Session 7: Peace-Loving Nations Retaining Military Strength – A Prerequisite for Sustainable Peace

This session was moderated by Mr. Mark Brann, Secretary General of UPF-Europe.

Dr. Werner Fasslabend, former Defense Minister of Austria, spoke about the areas of challenge in today's world. He described several areas, regions, and trouble spots but dwelled particularly on the military build-up in China. For the first time in Chinese history, there is no threat from the north (Mongolia and Siberia) or from the southwest (India and Pakistan). Therefore, China can focus on developing its strategic interests on its Eastern maritime front. China’s territorial claims go all the way down to Indonesia. Similar to NATO's role in securing the Atlantic Rim, an alliance is needed to secure the islands in the Pacific Rim. Before and during World War II, Japan's “Greater Asian Co-Prosperity System” occupied an extensive territory including Burma, Indonesia, and Papua New Guinea. Now China is on a similar track.

In the 1990s Europe was not able to prevent the Yugoslavia crisis. If it had been prepared, it could easily have prevented it. The key concept is being prepared. Col. Gjermund Eide, from the Norwegian Military College, pointed out the changing situation since the end of the Cold War. There is a growing unpredictability. With failed states and the irrationality of non-state actors, e.g. terrorists, there is increased chaos and disorder. In addition, there is also the danger of cyber attacks and long-range weapons. Obama said: “Make no mistakes about it, evil exists.”Negotiations would not have made Hitler or Al Qaida lay down their arms. Soft power includes negotiation and diplomacy. We need "smart power" combining hard and soft power in an optimal way.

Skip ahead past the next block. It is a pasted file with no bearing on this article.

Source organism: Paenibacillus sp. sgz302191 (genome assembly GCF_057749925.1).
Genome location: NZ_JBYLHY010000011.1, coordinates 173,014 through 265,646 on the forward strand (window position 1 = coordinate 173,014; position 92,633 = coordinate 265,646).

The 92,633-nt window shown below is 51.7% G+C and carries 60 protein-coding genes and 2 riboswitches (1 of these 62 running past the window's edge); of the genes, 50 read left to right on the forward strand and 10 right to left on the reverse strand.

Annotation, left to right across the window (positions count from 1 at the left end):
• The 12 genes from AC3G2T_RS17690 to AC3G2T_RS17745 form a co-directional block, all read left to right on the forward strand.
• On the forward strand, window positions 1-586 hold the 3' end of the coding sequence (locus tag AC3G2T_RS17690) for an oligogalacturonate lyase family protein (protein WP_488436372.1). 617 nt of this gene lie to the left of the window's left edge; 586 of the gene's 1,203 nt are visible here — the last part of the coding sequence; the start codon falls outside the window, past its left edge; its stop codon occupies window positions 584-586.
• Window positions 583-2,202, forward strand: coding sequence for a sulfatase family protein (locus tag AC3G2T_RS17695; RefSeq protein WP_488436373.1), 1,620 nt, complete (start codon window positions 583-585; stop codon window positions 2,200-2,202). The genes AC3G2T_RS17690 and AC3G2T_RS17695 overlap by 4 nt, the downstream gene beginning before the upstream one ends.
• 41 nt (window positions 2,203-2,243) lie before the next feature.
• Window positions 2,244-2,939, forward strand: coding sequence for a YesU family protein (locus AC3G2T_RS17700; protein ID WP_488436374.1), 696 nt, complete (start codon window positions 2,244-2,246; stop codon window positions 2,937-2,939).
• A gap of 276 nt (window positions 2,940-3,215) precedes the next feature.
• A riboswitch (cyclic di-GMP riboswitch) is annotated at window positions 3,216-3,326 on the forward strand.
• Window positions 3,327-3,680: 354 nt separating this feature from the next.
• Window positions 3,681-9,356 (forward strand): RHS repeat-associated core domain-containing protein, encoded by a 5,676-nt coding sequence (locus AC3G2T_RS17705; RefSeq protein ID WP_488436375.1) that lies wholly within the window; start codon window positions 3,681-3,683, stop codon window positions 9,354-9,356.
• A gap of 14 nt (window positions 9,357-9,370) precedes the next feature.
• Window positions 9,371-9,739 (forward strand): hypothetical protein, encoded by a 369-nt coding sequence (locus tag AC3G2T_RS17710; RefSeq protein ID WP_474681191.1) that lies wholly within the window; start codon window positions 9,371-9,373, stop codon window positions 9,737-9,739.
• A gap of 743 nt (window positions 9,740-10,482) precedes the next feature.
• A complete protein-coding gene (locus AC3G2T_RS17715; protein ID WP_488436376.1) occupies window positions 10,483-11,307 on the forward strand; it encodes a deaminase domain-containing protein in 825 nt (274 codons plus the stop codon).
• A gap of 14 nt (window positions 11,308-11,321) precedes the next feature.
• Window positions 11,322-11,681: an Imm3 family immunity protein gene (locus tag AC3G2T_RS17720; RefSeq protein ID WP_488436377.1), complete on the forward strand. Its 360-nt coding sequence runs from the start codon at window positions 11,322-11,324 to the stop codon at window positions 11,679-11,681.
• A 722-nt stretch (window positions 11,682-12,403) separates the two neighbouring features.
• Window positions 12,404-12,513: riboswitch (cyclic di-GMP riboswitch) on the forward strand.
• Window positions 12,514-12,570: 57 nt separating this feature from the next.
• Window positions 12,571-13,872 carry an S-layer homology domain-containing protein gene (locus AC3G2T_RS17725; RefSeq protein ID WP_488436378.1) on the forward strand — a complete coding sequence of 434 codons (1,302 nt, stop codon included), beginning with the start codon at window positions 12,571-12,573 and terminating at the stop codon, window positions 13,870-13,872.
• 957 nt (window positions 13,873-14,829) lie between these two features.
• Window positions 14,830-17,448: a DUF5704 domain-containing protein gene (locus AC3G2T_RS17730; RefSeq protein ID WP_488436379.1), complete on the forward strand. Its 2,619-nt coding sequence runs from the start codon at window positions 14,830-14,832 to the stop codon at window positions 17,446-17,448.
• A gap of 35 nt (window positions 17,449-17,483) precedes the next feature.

Mr. Jack Corley, chair of UPF-UK, spoke about the story of Cain and Abel. Cain planned to get rid of his brother, Abel. Abel could have won the heart of Cain peacefully through communication, but Abel was unable to protect himself, and Cain slew him. In the story of Jacob and Esau, Esau tried to kill Jacob. Jacob had to flee. After 21 years Jacob came back, but still the enmity existed. Jacob had become a rich man and wisely used his position to melt the heart of his brother. Thus, Esau and Jacob reconciled as brothers.

After World War I, Germany, a proud nation, was humiliated and defeated by France. France was adamant that Germany should pay war reparations. The Versailles Treaty was a very punitive treaty with no compassion. Hitler played on the resentment of the German people and took revenge. He had the French sign the surrender treaty in the same train carriage and in the same village as the Versailles Treaty. Because of the Marshall Plan, the former enemies of the Axis Powers and Japan became the closest allies of USA, Britain and France. Thus, there is wisdom in reaching out to enemy while also cultivating a strong defense.

The lunch on Saturday was organized as a meeting between the youth participants, and Professor Yamanaka made herself available for questions and dialogue.

Session 8: Role Models and Peacemakers

While presentations about paths to peace are valuable, good role models can give extra inspiration. This session touched on this topic by speaking about a nation and an individual. Ms. Cecilie Fortune, UPF-UK, was the moderator.

Professor Öyvind Tönnesson: The Norwegian government wants Norway to be a nation known for peace. The former Prime Minister started his own peace center. Peace is trendy in Norway, and this image is confirmed by outside observers. Since 1991, the Nobel Peace Prize has been the focus of the international media. The University of Oslo carried out research to analyze whether Scandinavia has its own peace tradition. Is it true that Norway has a strong peace tradition? His interesting answer is that it is myth. But it is a good myth, and it is better to live with a good myth than no one.

While Professor Tönnesson spoke of a national tradition, Tim Miller spoke on an individual tradition. His example was from the autobiography of the UPF Founder, Dr. Sun Myung Moon, As a Peace Loving Global Citizen. He spoke about how one individual could accomplish much, particularly how the meetings with Mikhail Gorbachev and Kim Il Sung could change international relations. Gorbachev opened up diplomatic relations to South Korea, and Kim Il Sung stopped the anti American propaganda and opened up for the Sunshine Policy.

Session 9: Update and Conclusion

Ms. Carolyn Handschin gave an update on WFWP activities in 2012 and Mr. Mark Brann gave an update on UPF activities. In summary, there were two days with stimulating presentations, questions, and comments. Many expressed that they learned a lot and enjoyed the cultural performances. New relationships were built and new ideas were conceived. All these inspirations will make the conference have a life long after these two days in Oslo.


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